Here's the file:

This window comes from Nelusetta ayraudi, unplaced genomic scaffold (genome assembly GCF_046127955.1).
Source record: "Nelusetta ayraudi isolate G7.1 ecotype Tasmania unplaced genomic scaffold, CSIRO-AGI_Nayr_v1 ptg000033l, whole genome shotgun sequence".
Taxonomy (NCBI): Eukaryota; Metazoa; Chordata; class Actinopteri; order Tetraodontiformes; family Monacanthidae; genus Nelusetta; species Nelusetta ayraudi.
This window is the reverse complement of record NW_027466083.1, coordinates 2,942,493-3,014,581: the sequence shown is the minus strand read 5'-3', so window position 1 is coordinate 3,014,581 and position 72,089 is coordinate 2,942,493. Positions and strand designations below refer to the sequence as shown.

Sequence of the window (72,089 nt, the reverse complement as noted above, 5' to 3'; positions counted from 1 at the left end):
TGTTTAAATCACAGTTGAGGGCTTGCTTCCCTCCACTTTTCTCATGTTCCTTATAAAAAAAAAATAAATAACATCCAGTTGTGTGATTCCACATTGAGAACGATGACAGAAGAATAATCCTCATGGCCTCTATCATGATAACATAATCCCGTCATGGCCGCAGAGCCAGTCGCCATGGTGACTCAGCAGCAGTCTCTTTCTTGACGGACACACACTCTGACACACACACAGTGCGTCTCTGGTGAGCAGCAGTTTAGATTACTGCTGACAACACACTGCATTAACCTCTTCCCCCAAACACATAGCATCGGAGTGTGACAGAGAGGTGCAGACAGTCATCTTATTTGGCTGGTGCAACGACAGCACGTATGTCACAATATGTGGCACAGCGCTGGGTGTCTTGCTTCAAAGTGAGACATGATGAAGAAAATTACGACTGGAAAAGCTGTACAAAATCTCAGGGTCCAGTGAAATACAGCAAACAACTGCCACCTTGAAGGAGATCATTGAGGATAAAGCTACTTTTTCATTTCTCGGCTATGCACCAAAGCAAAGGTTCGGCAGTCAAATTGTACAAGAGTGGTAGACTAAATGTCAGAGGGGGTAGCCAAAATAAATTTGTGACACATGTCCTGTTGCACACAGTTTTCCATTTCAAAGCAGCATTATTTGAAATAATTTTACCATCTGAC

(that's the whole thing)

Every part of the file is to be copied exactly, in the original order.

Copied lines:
This window comes from Nelusetta ayraudi, unplaced genomic scaffold (genome assembly GCF_046127955.1).
Source record: "Nelusetta ayraudi isolate G7.1 ecotype Tasmania unplaced genomic scaffold, CSIRO-AGI_Nayr_v1 ptg000033l, whole genome shotgun sequence".
Taxonomy (NCBI): Eukaryota; Metazoa; Chordata; class Actinopteri; order Tetraodontiformes; family Monacanthidae; genus Nelusetta; species Nelusetta ayraudi.
This window is the reverse complement of record NW_027466083.1, coordinates 2,942,493-3,014,581: the sequence shown is the minus strand read 5'-3', so window position 1 is coordinate 3,014,581 and position 72,089 is coordinate 2,942,493. Positions and strand designations below refer to the sequence as shown.

Sequence of the window (72,089 nt, the reverse complement as noted above, 5' to 3'; positions counted from 1 at the left end):
TGTTTAAATCACAGTTGAGGGCTTGCTTCCCTCCACTTTTCTCATGTTCCTTATAAAAAAAAAATAAATAACATCCAGTTGTGTGATTCCACATTGAGAACGATGACAGAAGAATAATCCTCATGGCCTCTATCATGATAACATAATCCCGTCATGGCCGCAGAGCCAGTCGCCATGGTGACTCAGCAGCAGTCTCTTTCTTGACGGACACACACTCTGACACACACACAGTGCGTCTCTGGTGAGCAGCAGTTTAGATTACTGCTGACAACACACTGCATTAACCTCTTCCCCCAAACACATAGCATCGGAGTGTGACAGAGAGGTGCAGACAGTCATCTTATTTGGCTGGTGCAACGACAGCACGTATGTCACAATATGTGGCACAGCGCTGGGTGTCTTGCTTCAAAGTGAGACATGATGAAGAAAATTACGACTGGAAAAGCTGTACAAAATCTCAGGGTCCAGTGAAATACAGCAAACAACTGCCACCTTGAAGGAGATCATTGAGGATAAAGCTACTTTTTCATTTCTCGGCTATGCACCAAAGCAAAGGTTCGGCAGTCAAATTGTACAAGAGTGGTAGACTAAATGTCAGAGGGGGTAGCCAAAATAAATTTGTGACACATGTCCTGTTGCACACAGTTTTCCATTTCAAAGCAGCATTATTTGAAATAATTTTACCATCTGAC